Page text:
School of the Tillers
From David Graeber, The Democracy Project:
In China around 400 B.C., for example, there was a philosophical movement that came to be known as the "School of the Tillers," which held that both merchants and government officials were both useless parasites, and attempted to create communities of equals where the only leadership would be by example, and the economy would be democratically regulated in unclaimed territories between the major states. Apparently, the movement was created by an alliance between renegade intellectuals who fled to such free villages and the peasant intellectuals they encountered there. Their ultimate aim appears to have been to gradually draw off defectors from surrounding kingdoms and thus, eventually, cause their collapse. This kind of encouragement of mass defection is a classic anarchist strategy. Needless to say they were not ultimately successful, but their ideas had enormous influence on court philosophers of later generations.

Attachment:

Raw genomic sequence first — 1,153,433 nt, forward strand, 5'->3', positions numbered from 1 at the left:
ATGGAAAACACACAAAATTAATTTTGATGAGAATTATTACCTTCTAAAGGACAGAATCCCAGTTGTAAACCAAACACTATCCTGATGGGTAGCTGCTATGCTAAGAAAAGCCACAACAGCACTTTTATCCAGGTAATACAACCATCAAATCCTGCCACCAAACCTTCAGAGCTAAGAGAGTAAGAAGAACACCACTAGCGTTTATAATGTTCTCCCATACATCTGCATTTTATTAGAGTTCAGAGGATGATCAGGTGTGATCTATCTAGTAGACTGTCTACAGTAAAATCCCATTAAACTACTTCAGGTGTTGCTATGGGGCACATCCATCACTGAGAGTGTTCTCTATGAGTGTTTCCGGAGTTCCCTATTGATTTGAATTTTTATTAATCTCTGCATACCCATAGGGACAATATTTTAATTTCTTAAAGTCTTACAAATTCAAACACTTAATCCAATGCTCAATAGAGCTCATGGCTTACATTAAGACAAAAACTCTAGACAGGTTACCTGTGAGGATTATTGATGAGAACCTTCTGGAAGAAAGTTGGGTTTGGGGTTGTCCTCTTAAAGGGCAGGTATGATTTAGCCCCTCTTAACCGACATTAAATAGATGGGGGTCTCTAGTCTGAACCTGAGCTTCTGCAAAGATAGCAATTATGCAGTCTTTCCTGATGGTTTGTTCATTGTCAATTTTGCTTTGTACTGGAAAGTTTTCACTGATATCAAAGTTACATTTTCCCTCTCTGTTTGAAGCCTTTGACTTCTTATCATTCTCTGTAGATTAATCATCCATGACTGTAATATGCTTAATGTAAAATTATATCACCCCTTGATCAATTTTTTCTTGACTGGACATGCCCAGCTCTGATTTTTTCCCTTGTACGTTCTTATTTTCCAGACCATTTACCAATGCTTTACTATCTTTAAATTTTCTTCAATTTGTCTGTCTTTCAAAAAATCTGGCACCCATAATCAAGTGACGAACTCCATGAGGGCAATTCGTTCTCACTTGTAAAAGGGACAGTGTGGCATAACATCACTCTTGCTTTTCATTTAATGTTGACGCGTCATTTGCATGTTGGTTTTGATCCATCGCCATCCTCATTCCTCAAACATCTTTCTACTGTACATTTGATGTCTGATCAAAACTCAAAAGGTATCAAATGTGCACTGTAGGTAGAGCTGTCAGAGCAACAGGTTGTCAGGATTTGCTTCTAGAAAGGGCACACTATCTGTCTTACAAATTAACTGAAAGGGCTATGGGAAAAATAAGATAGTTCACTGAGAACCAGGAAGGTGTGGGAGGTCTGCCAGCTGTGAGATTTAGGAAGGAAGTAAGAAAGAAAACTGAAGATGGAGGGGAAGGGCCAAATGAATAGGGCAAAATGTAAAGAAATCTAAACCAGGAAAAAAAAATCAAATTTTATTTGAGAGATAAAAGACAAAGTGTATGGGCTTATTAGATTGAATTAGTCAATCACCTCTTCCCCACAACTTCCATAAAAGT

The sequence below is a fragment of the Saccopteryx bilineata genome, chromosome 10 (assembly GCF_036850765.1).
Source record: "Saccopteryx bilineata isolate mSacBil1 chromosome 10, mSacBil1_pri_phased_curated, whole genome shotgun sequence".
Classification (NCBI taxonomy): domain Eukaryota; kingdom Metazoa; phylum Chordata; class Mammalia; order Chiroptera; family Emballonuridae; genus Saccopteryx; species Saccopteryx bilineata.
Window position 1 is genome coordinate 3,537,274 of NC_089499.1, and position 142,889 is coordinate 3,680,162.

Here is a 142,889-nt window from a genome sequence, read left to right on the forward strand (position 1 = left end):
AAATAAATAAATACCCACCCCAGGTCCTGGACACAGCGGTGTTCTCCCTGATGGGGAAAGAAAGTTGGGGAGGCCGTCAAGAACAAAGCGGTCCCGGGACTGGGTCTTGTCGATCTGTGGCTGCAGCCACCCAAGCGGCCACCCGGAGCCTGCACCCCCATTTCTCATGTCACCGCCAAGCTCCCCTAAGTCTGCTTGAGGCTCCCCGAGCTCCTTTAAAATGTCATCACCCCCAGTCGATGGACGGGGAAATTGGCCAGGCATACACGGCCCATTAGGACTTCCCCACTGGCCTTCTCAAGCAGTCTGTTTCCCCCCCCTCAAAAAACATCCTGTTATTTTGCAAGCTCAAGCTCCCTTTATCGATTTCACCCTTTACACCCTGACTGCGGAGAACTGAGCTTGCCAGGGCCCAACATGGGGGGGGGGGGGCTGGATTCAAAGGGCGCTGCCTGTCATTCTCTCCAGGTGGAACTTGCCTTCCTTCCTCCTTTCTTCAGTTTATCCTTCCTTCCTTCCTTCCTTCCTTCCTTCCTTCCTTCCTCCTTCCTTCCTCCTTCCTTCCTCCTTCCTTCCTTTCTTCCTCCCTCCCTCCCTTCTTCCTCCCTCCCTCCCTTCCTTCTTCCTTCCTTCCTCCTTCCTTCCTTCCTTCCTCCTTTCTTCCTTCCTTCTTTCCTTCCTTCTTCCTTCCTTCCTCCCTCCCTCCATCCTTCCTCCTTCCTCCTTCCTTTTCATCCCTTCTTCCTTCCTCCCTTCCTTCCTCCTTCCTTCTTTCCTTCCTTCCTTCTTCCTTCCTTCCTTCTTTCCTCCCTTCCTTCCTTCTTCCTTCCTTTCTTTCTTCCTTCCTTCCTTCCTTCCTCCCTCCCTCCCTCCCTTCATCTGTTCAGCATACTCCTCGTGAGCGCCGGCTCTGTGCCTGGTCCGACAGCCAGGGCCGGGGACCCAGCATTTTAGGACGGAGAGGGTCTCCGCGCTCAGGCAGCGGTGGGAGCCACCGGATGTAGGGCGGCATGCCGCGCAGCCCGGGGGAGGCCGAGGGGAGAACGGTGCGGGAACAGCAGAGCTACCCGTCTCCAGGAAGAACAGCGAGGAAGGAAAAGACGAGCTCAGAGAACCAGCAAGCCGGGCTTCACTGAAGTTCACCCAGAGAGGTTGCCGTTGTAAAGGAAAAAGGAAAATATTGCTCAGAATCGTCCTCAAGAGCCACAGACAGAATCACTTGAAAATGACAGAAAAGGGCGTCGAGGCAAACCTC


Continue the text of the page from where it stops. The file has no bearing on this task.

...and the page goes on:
- David Graeber, The Democracy Project: A History, A Crisis, A Movement (New York: Spiegel & Grau, 2013), 188-189. Graeber cites Angus Graham, The Inner Chapters (Indianapolis: Hackett Publishing Co., 2001).